LONDON - With Brexit still unsolved, the United kingdom (UK) is expected to have a general election by the end of the year, with Boris Johnson hoping to win a majority for the Conservative Party. But one of his vanquished rivals for the leadership race earlier this year is set to exit stage left.

Rory Stewart, who was in the running to become Britain's prime minister earlier this year, has resigned from the Conservative Party and announced he is quitting politics altogether.

Rory Stewart has quit the Conservative Party and will run as an independent candidate for London mayor.

The former Cabinet minister was among the 21 rebels who had the whip removed by Boris Johnson when they defied the Prime Minister by backing a move designed to block a no-deal Brexit.

Mr Stewart, a former army office and International Aid Secretary, was one of 21 rebel Tories who voted to introduce a new law, known as the Benn Act, designed to block Britain from leaving the European Union without a deal.

Mr Stewart, MP for a constituency in Cumbria since 2010, tweeted that it had been a "great privilege" to serve Penrith and The Border for a decade.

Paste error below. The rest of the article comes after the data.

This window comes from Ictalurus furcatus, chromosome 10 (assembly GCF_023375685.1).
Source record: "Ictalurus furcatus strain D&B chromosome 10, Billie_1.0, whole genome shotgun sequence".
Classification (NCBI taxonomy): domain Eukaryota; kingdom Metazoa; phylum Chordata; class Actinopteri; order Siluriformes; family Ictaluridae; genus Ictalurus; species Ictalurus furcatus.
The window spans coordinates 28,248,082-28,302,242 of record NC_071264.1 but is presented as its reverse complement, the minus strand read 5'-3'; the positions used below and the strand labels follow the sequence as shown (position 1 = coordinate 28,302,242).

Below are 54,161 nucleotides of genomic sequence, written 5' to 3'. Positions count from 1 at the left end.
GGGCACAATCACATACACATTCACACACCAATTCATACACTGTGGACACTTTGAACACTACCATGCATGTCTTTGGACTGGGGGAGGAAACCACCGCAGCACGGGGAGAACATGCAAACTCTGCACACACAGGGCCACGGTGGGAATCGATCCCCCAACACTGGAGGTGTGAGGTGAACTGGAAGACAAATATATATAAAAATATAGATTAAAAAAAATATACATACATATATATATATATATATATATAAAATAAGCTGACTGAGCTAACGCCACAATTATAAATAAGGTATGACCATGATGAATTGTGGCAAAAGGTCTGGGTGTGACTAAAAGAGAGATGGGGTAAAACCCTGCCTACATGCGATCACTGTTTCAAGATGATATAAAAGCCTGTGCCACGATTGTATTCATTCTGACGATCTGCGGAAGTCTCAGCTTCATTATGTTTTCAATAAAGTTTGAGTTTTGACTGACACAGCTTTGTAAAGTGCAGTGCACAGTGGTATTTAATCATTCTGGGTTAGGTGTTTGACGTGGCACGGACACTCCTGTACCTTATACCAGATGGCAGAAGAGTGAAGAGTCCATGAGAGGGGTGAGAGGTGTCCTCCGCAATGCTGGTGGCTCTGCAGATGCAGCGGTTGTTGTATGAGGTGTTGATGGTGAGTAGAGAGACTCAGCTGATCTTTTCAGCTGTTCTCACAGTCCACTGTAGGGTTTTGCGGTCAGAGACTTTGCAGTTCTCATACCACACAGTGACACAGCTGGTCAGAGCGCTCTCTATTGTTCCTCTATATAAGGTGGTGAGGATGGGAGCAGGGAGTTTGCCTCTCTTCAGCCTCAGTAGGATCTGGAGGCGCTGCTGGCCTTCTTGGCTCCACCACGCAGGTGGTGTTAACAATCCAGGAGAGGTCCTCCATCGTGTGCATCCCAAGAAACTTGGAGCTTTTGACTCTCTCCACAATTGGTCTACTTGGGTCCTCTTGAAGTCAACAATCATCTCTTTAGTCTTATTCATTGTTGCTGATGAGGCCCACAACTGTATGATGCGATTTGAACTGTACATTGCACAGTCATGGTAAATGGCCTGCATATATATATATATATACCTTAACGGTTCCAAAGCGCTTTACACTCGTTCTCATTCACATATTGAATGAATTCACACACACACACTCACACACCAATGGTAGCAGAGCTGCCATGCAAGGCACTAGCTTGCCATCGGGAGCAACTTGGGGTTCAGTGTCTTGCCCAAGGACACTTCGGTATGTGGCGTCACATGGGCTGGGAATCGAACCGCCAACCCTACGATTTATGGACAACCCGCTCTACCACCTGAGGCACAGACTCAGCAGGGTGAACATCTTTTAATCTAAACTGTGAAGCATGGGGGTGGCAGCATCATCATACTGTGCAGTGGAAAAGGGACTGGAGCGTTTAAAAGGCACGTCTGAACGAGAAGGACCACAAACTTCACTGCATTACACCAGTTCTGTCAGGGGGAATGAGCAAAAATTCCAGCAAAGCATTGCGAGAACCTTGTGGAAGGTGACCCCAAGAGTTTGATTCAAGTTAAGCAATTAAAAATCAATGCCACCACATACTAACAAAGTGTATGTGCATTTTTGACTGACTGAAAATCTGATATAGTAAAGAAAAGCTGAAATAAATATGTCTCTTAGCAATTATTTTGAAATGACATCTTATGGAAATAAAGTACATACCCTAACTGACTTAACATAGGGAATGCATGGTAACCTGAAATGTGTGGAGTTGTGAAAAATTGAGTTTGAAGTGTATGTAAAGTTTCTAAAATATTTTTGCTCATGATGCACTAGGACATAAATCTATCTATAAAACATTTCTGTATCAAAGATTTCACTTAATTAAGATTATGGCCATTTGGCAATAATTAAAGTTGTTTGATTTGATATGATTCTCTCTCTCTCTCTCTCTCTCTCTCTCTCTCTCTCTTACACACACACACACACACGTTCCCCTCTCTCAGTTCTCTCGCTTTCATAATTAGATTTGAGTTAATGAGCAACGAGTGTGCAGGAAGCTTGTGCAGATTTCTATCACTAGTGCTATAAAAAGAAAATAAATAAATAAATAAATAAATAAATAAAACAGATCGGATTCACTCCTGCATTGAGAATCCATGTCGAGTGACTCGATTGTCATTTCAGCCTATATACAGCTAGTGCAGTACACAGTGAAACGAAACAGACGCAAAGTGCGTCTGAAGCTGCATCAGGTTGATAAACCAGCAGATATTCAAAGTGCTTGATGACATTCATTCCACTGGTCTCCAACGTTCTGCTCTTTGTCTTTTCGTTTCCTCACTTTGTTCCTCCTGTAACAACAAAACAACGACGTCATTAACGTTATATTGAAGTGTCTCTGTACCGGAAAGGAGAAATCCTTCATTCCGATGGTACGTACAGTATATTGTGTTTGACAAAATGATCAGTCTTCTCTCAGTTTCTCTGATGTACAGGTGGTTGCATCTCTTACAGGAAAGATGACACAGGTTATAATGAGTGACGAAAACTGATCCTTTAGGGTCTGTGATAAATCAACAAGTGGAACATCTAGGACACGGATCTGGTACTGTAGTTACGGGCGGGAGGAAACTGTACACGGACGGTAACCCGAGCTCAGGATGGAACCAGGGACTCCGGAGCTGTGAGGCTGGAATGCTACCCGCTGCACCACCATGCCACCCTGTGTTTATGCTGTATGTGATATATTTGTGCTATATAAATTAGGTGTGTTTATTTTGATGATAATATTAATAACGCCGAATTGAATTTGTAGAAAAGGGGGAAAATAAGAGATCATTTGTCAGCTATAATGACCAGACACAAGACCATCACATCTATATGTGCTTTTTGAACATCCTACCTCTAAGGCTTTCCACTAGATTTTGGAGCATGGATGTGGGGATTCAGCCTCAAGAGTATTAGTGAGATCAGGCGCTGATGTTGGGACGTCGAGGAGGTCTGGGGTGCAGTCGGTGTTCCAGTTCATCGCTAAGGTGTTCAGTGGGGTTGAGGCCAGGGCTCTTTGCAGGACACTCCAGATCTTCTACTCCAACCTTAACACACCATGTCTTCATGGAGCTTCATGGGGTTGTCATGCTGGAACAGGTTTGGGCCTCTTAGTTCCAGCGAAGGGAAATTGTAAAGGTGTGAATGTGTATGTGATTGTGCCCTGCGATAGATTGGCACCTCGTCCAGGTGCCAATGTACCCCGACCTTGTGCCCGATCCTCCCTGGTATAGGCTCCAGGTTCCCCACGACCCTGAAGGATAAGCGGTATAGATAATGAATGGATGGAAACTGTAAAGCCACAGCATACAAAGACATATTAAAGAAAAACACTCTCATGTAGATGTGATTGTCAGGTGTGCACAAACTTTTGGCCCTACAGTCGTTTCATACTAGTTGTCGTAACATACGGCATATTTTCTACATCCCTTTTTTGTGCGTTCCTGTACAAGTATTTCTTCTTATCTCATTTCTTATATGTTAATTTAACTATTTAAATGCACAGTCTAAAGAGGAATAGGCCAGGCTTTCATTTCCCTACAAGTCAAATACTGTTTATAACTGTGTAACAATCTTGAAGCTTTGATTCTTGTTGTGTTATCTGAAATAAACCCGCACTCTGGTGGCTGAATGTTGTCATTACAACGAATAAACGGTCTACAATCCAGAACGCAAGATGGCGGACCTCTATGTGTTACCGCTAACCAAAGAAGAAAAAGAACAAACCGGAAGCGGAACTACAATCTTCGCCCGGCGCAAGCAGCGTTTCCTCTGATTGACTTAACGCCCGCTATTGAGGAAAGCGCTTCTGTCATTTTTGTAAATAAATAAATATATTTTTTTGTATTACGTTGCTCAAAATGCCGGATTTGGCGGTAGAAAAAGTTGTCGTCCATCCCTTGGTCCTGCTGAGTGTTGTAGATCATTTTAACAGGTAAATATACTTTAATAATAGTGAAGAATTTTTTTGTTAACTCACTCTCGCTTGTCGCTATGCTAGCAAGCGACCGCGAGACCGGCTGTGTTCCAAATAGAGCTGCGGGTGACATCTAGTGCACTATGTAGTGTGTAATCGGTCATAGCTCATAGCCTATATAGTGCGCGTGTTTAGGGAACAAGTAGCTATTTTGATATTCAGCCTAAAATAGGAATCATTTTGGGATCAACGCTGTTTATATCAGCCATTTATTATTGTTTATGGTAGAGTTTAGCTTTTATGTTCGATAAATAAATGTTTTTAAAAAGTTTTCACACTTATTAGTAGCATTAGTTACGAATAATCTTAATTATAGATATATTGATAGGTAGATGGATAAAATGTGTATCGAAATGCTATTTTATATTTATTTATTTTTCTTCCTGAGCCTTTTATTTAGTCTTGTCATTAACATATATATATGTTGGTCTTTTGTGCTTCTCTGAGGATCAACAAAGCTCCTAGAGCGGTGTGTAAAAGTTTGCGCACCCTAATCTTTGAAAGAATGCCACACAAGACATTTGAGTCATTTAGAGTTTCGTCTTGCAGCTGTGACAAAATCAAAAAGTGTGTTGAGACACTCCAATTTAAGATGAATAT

Prime Minister Boris Johnson has promised to deliver Brexit on 31 October with or without a deal, tearing the Tory Party apart.

Last month Mr Stewart was reportedly flirting with the Liberal Democrats and earlier this week he told the Cliveden Literary Festival he was thinking of setting up a new centrist party, based on Emmanuel Macron's En Marche.

Mr Stewart, 46, was likely to have been deselected by his local party in Penrith, where he had a majority of almost 16,000 at the last election.

Mr Stewart, who is reportedly a former MI6 operative, was on the left of the Conservative Party and when Theresa May stood down earlier this year he pledged to "bring the country together" on the diverse issue of Brexit.

​He said at the time: "It's important at this time when the Prime Minister's said she's going to step down to have a voice arguing for being radical — but radical in the centre of British politics, not radical on the extreme right of British politics. A voice that's prepared to say I do want to bring this country together. I accept Brexit, I'm a Brexiteer, but I want to reach out to Remain voters as well to bring this country together again. The only way I can do that is by moving beyond my brief and beginning to lay out, whether it's on climate change or any of these other issues, what I think it would mean to be a country we can be proud of."

Mr Stewart performed surprisingly well but was finally eliminated after the third round of voting and Mr Johnson went on to defeat Foreign Secretary Jeremy Hunt in the members' ballot.